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Author Topic: Caracalla and three reclining figures  (Read 773 times)

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Offline mauseus

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Caracalla and three reclining figures
« on: November 04, 2016, 07:02:15 pm »
Hi,

Just bought a Caracalla denarius that has been a favourite reverse type of mine for a long time. Can anybody elucidate on the interpretation of the reverse type from c.207 please?


RIC describes it as Caracalla standing with reclining river god in left field and two reclining figures in the right.

It has been postulated by some that there may be a British connection in that the seated female on the left is Tyche-Britannia and two reclining river-gods are British rivers (Tyne and Eden?).

The type obviously copies Trajan's sestertius (below, sady not my coin and an internet image) with reclining figures of Armenia, Euphrates and Tigris, an interpretation followed by Foss in "Roman Historical Coins", and may reflect Caracalla's victories on the Danube.

Any suggestions welcome.

Regards,

Mauseus

Online curtislclay

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Re: Caracalla and three reclining figures
« Reply #1 on: November 04, 2016, 08:57:47 pm »
Mauseus,

It's clearly Trajan's type repeated, so reference should again be to Mesopotamia. It's possible that Caracalla undertook a new campaign against the Parthians c. 206-7, of which there is no mention in the literary sources.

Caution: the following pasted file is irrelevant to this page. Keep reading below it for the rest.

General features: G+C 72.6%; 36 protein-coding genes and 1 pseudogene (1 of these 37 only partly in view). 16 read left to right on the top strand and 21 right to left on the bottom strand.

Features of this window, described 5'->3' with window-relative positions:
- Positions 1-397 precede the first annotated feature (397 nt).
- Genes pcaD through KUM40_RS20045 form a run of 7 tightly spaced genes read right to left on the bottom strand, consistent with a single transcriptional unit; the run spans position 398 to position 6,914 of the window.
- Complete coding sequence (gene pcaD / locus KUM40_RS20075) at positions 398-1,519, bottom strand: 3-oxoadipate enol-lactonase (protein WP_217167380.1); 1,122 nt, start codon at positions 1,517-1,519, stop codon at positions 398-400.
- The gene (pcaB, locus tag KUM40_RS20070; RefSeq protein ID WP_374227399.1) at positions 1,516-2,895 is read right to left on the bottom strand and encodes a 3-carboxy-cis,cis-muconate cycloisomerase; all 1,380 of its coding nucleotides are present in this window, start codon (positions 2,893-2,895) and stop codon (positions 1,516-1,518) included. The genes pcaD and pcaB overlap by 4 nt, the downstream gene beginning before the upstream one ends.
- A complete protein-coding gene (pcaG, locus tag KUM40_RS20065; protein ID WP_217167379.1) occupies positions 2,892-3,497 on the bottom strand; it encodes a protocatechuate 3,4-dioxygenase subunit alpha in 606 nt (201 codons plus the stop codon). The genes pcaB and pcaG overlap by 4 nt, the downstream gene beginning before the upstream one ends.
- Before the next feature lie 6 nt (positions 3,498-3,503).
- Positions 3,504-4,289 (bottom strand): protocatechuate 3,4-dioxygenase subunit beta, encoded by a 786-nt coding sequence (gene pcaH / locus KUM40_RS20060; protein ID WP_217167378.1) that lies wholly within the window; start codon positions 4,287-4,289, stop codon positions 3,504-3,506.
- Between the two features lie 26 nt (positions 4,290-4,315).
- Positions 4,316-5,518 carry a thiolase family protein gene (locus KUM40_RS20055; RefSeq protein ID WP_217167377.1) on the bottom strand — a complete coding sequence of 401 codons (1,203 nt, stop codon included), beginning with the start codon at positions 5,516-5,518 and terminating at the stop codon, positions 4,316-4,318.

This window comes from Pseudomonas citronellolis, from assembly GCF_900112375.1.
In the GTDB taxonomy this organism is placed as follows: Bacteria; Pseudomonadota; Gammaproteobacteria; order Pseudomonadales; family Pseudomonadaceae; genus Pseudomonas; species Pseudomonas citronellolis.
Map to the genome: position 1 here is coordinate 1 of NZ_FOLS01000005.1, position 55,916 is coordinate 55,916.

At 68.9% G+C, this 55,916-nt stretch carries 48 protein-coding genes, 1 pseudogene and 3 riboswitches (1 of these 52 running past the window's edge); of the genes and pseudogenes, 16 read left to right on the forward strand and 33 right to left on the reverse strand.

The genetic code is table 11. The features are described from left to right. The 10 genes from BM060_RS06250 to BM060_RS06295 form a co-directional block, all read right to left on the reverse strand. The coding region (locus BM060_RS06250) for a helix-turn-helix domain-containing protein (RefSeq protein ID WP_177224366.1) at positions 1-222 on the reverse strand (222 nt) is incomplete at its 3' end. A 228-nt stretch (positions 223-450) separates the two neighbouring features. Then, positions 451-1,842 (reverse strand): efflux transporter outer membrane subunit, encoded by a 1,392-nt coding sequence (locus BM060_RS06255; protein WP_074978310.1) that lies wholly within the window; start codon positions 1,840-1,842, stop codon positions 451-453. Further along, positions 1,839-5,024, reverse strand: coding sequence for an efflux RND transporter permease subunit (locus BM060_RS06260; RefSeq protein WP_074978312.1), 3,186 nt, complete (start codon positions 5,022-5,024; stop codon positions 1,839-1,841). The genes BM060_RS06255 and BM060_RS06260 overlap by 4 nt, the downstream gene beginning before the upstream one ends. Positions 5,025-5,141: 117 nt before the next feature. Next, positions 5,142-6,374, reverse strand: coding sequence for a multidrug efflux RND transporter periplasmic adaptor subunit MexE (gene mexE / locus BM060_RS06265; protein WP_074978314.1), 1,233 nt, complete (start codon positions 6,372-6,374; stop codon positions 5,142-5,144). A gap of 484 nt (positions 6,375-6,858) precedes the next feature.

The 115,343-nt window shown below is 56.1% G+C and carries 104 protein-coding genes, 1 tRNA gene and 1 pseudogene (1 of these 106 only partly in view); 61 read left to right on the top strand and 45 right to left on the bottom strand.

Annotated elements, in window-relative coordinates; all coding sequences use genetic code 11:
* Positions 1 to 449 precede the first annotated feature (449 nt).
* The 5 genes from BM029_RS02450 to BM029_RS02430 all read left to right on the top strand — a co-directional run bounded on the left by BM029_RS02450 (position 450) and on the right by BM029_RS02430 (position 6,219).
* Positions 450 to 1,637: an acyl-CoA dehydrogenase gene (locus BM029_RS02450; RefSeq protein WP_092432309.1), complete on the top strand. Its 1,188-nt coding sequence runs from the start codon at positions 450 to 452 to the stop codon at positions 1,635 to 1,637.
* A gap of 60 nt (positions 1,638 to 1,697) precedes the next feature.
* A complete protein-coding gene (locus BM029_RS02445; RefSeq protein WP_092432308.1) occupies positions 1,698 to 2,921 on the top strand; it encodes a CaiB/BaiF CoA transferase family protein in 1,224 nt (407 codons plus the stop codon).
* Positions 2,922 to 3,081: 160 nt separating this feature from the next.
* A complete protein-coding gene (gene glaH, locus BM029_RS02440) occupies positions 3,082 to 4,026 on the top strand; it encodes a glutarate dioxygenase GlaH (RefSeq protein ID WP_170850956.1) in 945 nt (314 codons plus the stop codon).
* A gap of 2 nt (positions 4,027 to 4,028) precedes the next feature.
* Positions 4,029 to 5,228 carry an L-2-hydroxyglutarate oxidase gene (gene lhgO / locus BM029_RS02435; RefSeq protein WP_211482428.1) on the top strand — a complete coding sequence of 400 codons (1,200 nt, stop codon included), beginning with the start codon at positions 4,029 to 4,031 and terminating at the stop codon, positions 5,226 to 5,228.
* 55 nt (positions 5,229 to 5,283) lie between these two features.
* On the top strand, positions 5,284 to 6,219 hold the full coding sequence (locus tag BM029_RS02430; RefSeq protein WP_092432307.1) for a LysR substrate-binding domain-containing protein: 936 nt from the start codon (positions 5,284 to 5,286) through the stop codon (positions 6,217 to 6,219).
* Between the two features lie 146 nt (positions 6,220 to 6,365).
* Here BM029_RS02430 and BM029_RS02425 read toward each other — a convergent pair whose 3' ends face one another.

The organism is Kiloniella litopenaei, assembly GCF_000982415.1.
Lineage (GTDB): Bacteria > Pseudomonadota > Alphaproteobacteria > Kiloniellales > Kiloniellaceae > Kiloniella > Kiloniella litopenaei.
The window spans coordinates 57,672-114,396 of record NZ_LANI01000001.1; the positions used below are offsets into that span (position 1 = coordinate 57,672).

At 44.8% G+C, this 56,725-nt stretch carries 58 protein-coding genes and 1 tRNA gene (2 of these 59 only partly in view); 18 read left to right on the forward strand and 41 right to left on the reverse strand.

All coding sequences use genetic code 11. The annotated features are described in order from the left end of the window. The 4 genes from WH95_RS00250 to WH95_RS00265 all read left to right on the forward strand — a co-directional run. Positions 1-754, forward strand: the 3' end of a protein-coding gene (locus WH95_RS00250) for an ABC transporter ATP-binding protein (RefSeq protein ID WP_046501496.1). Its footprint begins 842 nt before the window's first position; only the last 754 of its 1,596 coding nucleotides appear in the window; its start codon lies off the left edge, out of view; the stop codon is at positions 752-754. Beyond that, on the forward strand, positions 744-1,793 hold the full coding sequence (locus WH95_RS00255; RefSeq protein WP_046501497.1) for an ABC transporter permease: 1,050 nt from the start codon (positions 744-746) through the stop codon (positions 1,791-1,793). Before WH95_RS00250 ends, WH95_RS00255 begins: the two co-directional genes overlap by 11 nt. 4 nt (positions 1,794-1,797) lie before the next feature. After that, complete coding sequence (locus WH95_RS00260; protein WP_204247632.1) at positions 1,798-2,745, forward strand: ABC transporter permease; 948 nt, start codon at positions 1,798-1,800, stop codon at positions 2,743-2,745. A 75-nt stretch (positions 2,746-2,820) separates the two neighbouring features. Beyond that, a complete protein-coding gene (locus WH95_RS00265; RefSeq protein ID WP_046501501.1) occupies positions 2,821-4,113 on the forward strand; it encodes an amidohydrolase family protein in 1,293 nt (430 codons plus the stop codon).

Some extracts from an article by Andrew Burnett in Bulletin of the Institute of Classical Studies, University of London, 2016:

"The clearest type on the coinage of Rome occurs in 207 (Caracalla’s TR P X) and has the legend PONTIF TR P X COS II or VIRTVS AVGG with a standing emperor between two river-gods and a captive (BMCRE S and C 555, 520) (Figs. 12-13).72 It is a close copy of the coins made ninety years earlier by Trajan, commemorating his establishment of the province of Mesopotamia between the Euphrates and the Tigris (inscribed ARMENIA ET MESOPOTAMIA IN POTESTATEM P(opuli) R(omani) REDACTAE)."
Note 72 "C. Clay points out that the type is often mis-described as one river-god and two captives. On clear coins from fine dies, however, one can see that there are two river-gods and that the captive is even wearing an ‘Armenian tiara’, as on the coins of Trajan. On the denarii the head of the standing figure is unbearded, indicating Caracalla (rather than Severus)."
"It is hard to form a definite view of the strength of this evidence for an otherwise unknown journey or campaign by Caracalla to the east. One could be sceptical, and assume that the coins from Rome were making a reference back to the capture of Ctesiphon in 198, but why should the mint recall that victory nine years later, and why for Caracalla only, and not for Septimius too?"
Curtis Clay

Offline mauseus

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Re: Caracalla and three reclining figures
« Reply #2 on: November 05, 2016, 05:12:34 am »
Hi,

Thank-you Curtis for your interesting reply.

Regards,

Mauseus

 

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